As high-density living spreads to the suburbs, state governments are looking to improve the integration of new apartment blocks in existing neighbourhoods. This means introducing apartment design standards.
The Australian apartment of the future will be safer, more liveable, fully sustainable and surrounded by green space.
This is the scenario promised by new planning regulations being considered by the Victorian Government as it seeks to address ongoing complaints about the build quality and poor design of apartments across Melbourne.
Victoria’s Acting Minister for Planning, Lily D’Ambrosio, says reforms are needed if Melbourne is to maintain its reputation as one of the world’s most liveable cities.
“As more and more people choose apartment living, we need to ensure these buildings are high quality and ready for 21st century challenges such as climate change and our growing population,” she says.
Victoria upgraded its design standards for apartments in 2017, covering issues such as adequate daylight, storage, ventilation, acoustic performance, energy and waste efficiency, but is now seeking greater reform.
“Melbourne leads the world in liveability and that should be reflected in our apartments,” says D’Ambrosio. “Our buildings and public spaces are a defining feature of our city – it’s vital that we get the planning right now to make sure it stays that way.”
The 2019 Better Apartments in Neighbourhoods discussion paper outlines five major policy aims: green space, the need for quality building façades, wind protection, how to create more attractive streets, and how to better manage construction to reduce its impact on existing neighbourhoods.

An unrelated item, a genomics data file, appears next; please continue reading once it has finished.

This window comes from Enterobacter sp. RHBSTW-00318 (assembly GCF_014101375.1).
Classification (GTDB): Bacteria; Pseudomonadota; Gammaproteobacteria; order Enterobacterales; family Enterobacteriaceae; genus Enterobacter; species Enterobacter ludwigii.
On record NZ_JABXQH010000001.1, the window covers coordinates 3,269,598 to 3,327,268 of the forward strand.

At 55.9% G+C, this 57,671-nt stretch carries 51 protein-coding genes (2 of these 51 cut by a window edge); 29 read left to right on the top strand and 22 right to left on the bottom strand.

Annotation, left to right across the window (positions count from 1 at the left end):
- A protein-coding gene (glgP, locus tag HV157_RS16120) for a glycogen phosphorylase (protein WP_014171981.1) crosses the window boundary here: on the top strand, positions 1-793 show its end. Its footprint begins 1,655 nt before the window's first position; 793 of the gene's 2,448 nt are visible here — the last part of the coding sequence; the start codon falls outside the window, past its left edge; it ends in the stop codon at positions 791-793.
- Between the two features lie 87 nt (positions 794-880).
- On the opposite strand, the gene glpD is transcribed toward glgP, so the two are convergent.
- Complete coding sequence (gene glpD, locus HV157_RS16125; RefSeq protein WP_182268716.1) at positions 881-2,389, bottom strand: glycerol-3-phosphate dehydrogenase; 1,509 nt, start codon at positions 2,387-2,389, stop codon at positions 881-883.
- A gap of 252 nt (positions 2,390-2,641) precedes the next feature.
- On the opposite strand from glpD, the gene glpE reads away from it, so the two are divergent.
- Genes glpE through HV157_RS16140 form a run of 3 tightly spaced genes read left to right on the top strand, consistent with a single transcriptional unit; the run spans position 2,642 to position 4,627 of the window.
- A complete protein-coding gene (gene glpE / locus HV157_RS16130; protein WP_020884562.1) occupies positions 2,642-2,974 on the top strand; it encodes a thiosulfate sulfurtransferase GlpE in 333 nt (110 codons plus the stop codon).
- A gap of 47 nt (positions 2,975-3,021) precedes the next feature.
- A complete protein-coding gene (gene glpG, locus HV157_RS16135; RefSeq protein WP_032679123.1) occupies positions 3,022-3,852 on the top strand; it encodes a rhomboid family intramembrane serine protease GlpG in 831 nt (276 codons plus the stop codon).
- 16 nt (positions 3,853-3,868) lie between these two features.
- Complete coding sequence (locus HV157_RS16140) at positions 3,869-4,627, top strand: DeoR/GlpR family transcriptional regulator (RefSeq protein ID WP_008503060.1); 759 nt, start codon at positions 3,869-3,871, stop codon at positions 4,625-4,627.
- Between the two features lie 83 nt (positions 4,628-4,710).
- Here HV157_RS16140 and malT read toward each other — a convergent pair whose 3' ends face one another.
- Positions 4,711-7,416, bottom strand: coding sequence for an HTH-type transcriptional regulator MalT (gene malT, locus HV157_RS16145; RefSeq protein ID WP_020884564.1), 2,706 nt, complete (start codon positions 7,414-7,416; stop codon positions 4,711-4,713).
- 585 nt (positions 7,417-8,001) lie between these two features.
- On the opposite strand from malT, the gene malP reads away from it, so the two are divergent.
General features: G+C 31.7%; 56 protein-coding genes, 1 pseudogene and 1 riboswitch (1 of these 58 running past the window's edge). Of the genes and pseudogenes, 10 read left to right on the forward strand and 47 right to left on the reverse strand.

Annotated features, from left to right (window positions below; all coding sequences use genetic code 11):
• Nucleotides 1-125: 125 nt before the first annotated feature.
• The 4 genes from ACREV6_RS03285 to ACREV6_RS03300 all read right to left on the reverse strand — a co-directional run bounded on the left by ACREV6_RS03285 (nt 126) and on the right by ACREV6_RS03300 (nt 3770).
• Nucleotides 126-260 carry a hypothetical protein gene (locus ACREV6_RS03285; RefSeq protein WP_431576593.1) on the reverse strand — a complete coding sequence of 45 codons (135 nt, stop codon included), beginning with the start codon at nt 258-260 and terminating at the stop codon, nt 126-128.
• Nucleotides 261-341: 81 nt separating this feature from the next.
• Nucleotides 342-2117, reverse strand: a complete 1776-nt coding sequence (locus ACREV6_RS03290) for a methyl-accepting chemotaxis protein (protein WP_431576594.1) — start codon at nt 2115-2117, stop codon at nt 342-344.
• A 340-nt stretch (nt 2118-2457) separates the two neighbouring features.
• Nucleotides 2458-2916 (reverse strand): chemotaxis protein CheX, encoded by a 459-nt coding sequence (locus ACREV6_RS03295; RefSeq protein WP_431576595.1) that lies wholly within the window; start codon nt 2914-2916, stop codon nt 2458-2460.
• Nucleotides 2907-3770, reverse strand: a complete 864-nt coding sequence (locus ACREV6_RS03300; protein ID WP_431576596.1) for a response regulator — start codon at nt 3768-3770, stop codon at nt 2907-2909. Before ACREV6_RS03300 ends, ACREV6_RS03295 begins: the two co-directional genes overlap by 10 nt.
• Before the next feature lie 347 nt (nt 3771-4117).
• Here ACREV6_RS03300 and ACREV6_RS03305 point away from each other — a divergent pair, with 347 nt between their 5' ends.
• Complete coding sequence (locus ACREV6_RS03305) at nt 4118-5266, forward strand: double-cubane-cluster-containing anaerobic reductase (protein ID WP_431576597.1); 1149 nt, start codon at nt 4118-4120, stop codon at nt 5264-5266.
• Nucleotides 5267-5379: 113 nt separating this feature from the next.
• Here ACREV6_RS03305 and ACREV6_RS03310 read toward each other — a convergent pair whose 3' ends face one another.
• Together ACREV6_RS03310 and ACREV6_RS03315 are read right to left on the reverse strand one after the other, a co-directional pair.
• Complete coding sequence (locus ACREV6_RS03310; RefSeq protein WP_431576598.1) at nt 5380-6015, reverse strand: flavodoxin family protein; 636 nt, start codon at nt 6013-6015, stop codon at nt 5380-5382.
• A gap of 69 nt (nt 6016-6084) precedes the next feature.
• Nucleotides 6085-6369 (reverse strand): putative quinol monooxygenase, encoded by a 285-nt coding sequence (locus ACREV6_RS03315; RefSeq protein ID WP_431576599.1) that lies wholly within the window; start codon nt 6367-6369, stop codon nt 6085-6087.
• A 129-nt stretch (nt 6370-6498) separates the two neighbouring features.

The proposed changes take advantage of the many new, stylish, long-lasting building products now available in Australia, such as Terraçade façade systems, Pronto Panels, Austral Masonry and Nubrik traditional bricks.
Apex Apartments façade uses Terraçade TN in a glazed finish.
The focus has broadened to encompass the standards for building exteriors, to ensure that apartment buildings are attractive, fit in with their neighbourhood and provide more green spaces.
Proposed changes will affect landscaping, external walls, vehicle access, site servicing, wind effects and the management of building-construction impacts.
Victoria’s Minister for Planning, Richard Wynne, says the new proposals extend the state’s existing Better Apartments Design Standards which have already improved the aesthetic quality and liveability of new apartments.
“We promised to put an end to cramped, dog-box apartments with borrowed light and no ventilation,” he said. “We’re cracking down on dodgy apartments and giving the industry the tools and resources it needs to comply with new standards that protect owners and tenants.”
As part of its extensive review, Victoria is also planning a design advisory service for developers. This voluntary process will be aimed at larger-scale apartment developments and will include advice from architects, building designers, urban designers and planners.
Newstead Apartments by Bureau^Proberts uses GB masonry blocks to create the unique façade screening feature.
The government has already published an apartment buyers and renters guide, giving prospective apartment buyers and renters up-to-date information about existing design standards.
According to the planning minister, the current review of design standards is being driven by the construction of new apartment buildings in Melbourne’s outer suburbs and in major regional centres across Victoria.
“Until recently, most apartment developments were built in inner Melbourne, where there are established planning practices around the exterior of buildings,” he says. “As more apartment developments are built in the outer suburbs and regional cities, there is a greater need to ensure streets and neighbourhoods are well built and accommodate the needs of residents and visitors.”
To have your say on the proposed standards visit Better Apartments in Neighbourhoods. Submissions close September 27.
Learn about our products.
Join us at an event.